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This stunning specimen has luminous, creamy-ivory leaves and narrow green margins. The pale pink flowers are secondary to the glamorous foliage, which can light up a shady border and create definitive contrast.
This rounded shrub has leaves with white margins, and pale pink star-shaped flowers that bloom in the spring, fall, and sometimes in between. The blossoms release an intoxicating fragrance.
This is a lovely species grown for its distinct pairs of 7-inch-long, assymetrical white bracts which hang from the branches in layers in late spring. Given room and maturity (seed-grown trees may not bloom for up to 20 years), this plant is notable in both form and flower.
This is a handsome and lush, semi-evergreen vase-shaped fern with thickly textured leaves that is suitable for specimen treatment. It reaches 3.5 feet tall. Grow in a woodland or moist shade garden.
This tree-like shrub bears pendent clusters of bell-shaped, creamy-white flowers with rose veins in late spring and early summer. In autumn, the foliage turns magnificent shades of orange and red.
This is perhaps the most refined Enkianthus, bearing dainty, white pendulous bells in May. It forms an elegant, rounded shrub to 6 feet with gracefully tiered branches and produces brilliant scarlet color in autumn.
Prostrate to mound-forming, vigorous evergreen shrubs have oval, toothed, dark green leaves. Cultivars vary in foliage color and variegation, form, climbing or creeping habit, and fall interest.
This upright, evergreen shrub has stunning texture and form. Its gray-green leaves and woolly, purple-tinged stems form billowy, 4-foot long branches. From early spring to early summer, it produces giant cylindrical bract clusters in yellow-green with purple-black nectar glands, and creates a specimen that looks otherworldly.
This unusual looking plant has many succulent, pencil-like branches. The leaves are small and short-lived, and the flowers are insignificant. Euphorbia tirucalli can grow to almost 30 feet in the wild, but it can be used as a smaller specimen or container plant in the garden. It is hardy only in Zone 11.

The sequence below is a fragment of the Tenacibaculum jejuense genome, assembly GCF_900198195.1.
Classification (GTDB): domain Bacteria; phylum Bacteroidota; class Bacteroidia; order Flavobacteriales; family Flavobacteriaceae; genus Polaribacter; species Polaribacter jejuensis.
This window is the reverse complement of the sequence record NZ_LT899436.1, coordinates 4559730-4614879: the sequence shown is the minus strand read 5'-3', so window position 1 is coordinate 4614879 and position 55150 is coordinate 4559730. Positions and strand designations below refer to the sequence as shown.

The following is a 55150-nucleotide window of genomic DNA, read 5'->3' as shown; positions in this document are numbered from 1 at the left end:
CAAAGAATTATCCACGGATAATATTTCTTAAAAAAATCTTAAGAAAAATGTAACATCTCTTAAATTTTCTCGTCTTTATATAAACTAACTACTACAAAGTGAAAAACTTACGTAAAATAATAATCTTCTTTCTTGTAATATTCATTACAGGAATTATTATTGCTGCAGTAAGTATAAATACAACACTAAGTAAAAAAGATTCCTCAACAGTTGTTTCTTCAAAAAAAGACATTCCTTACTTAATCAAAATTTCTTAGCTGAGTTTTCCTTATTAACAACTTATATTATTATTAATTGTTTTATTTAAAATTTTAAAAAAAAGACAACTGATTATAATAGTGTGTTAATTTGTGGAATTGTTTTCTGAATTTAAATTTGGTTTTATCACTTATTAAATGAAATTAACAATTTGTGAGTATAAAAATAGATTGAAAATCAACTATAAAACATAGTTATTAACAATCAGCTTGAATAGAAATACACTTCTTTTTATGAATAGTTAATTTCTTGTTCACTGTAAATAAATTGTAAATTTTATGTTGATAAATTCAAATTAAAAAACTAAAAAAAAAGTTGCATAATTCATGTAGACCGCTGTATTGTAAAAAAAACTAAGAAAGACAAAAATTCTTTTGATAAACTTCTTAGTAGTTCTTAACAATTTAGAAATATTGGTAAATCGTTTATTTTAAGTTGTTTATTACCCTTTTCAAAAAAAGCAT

Large, paddle-shaped leaves with prominent veins make this tree a standout in containers outdoors or as a houseplant. Native to topical regions of western and central Africa, fiddle-leaf fig has leathery, glossy, evergreen leaves and round fruit. In the wild, it can reach 100 feet tall and almost as wide, but its size is easily controlled in containers. It was a popular houseplant in the 1950s and 60s.
Like other cultivars of this genus, 'Courtasol' is as tough as nails. The biggest difference from the rest, however, lies in its form. The stems reach to only 18 inches tall before arching down to the ground and running along to yield a 5-foot-wide spread. Its grapefruit yellow flowers appear in early spring.
Striking, extra-large yellow blooms cover each stem from base to tip in early spring.
Its blaze of yellow flowers is surely one of the first harbingers of spring. Forsythia are widely recognized for their utility in a shrub border, a bank, or for hedging, and their light to deep yellow, four-petaled flowers.
This species draws much attention with its striking gaiety of color and form. Its large, bell-shaped flowers in shades of orange, yellow, and red dangle from tufts of shiny green leaf bracts. Sitting atop sturdy, 3-foot stalks, the flowers make a surprising and regal statement in the late spring garden.
Experts Pick Their Favorite Plants
We asked 42 gardening experts from around the country to select their favorite plants. Now you can see the complete results of the survey.
Conifers for Shade
Yes, you can grow evergreen trees and shrubs in shade. Who knew?
by Christine Froehlich
Sweetly Scented Annuals
Pique your senses all season long with colorful, long-blooming beauties
by Danielle Ferguson
4 Ways to Design with Coleus
If you're having trouble finding the right plant for the right place, this versatile performer offers a multitude of options
by Ray Rogers
How to Prune Conifers
These plants are unforgiving, so make the right cuts for the right reasons
by Bert Cregg
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